Last evening, just before the house adjourned, the minister stated that to-day he would make a statement with respect to farm implements. He had dealt with the question of industrial implements, machines and things of that kind, and in reply to a question by the hon. member for Haldimand said that to-day he would make a statement outlining the position with regard to farm machinery. The supply of implements for the farmers is an important matter in Canada at the present time. Many of our farmers have been working under very difficult conditions, and their old machinery is pretty well worn out. Many of them have sons overseas; they have been working by themselves, and they need new equipment, not only tractors which come from the United States but machinery that is produced in Canada. In addition, many of the boys who come back will go on farms under the Veterans' Land Act, and it is important that consideration be given to supplying the implements that are required to replace the worn-out machinery, and the implements that will be necessary to get these young men started. I hope the minister will give us a statement outlining the farm implement situation as it affects western Canada.

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April 9, 1945


How many bushels of oats and barley have been exported to the United States since 1943, by growers permit or direct by the wheat board or any other source, and what was the price paid by the United States per bushel?

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April 5, 1945


Since there is a little boasting going on by the maritimers about enlistments I should like to put something on the record which the public of Canada ought to know. I think we all agree that the Canadian navy is doing a wonderful job and too much praise cannot be showered on the achievements of our men. According to the minister's statement appearing on page 404 of Hansard, of the

90.000 naval ratings over twenty-five per cent came from the prairie provinces and nearly

7.000 of them from Saskatchewan. A great many of these men who enlisted from our province hardly knew how to step into a rowboat, certainly not into a canoe, and had never seen as much water as would cover a ten acre surface until they joined the navy. But these men from the prairies have made a wonderful record for themselves. They seem to take to the sea kindly. They have done a wonderful job. Many of them have won promotion purely on their meritorious service in the navy. It is worthy of record that the three prairie provinces have contributed twenty-five per cent of the ratings in the Canadian navy. I just wanted to say a word of praise for the men wdio have enlisted from Saskatchewan and the other prairie provinces in the Canadian navy.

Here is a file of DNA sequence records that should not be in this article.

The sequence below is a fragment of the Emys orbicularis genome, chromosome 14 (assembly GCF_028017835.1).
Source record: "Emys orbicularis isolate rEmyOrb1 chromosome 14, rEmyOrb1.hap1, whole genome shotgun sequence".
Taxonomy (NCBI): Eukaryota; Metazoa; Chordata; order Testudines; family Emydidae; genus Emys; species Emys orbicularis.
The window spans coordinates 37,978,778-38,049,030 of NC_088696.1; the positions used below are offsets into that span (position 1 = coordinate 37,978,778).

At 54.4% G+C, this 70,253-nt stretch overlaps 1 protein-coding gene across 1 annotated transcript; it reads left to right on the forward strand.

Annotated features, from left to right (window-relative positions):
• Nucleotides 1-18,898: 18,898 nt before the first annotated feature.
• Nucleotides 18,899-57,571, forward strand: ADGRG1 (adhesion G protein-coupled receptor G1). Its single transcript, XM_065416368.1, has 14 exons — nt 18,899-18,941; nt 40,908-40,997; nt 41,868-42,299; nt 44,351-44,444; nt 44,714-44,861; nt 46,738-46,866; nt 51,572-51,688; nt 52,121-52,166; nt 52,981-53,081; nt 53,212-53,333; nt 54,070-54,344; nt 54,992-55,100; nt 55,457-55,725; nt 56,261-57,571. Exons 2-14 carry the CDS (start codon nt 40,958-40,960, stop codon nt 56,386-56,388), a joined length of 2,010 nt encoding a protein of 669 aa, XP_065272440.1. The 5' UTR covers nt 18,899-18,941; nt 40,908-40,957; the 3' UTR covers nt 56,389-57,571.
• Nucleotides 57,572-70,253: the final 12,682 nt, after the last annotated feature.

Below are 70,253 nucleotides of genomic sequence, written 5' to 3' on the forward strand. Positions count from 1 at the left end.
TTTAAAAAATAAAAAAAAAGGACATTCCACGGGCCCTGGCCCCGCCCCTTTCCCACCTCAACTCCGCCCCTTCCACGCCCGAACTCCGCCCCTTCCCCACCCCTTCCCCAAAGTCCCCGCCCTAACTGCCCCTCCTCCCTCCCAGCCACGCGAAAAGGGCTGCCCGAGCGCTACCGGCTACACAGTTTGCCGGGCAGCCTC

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April 5, 1945

1. How many farms have been purchased in the Qu'Appelle constituency to be used for the establishment of returned men, and from whom were such farms purchased?

2. What was the amount paid per acre?

3. How many options have been taken on farm properties?

4. How many returned men have been established or settled on farms in Qu'Appelle constituency to date?

Mr. MACKENZIE (Vancouver Centre);

As at February 28, 1945.

While the property records do not take constituency boundaries into account, *in this instance it is possible to supply the information in the desired form.

1. Eleven. M. E. Wilde, F. Horsley, Director of Soldier Settlement, F. O. Callin, Mrs. M. D. Woodward, Canadian Bank of Com-

1 Mr. Dsley.l

merce, Director of Soldier Settlement, Mrs. M. Murton, C. H. Murton, Schupp Estate, G. W. Prior.

2. $11.10, inclusive of existing improvements.

3. It is not the policy of the administration to take options. Forty-six farm properties have been approved for purchase in the Regina regional area, which includes Qu'Appelle constituency, but the transactions have not yet been completed.

4. Two